Southern Agenda

Blues Cues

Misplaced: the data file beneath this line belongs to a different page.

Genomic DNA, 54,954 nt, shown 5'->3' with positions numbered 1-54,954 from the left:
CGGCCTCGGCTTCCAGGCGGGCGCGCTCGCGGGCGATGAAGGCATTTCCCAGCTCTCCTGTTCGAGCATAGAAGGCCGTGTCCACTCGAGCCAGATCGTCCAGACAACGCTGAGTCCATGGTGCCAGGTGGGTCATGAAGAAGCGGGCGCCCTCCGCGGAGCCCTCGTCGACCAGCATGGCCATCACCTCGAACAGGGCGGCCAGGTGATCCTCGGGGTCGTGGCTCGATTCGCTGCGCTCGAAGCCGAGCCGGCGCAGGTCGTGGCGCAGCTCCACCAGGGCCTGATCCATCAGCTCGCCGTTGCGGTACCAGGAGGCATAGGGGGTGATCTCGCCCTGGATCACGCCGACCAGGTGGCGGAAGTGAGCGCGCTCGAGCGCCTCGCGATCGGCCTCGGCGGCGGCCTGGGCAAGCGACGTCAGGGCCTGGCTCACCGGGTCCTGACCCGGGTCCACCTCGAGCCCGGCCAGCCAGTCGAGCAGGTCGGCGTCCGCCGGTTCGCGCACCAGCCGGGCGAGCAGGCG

Long before Lynyrd Skynyrd and Aretha Franklin recorded at Muscle Shoals Sound Studio, W. C. Handy grew up in the late nineteenth century making music in the Shoals area along the Tennessee River. Northwest Alabama still celebrates its Father of the Blues with a museum at his birth site in Florence and a ten-day blowout, the W. C. Handy Music Festival (July 21–30). William Christopher Handy, who ultimately had to skip town to make music because his minister father called his guitar a tool of the devil, went on in 1912 to write “Memphis Blues,” regarded as the first blues song. “Our schoolchildren learn about him early. He’s beloved and well celebrated,” says Judy Hood, the wife of bassist David Hood, the last living member of Muscle Shoals Rhythm Section, a.k.a. the Swampers. Judy, who chairs the Muscle Shoals Sound Studio foundation, says festivalgoers can expect small concerts and jams all over the area—on street corners, at the library, and in parks, bars, restaurants, churches, and stores. “Everywhere you turn, there’s music.”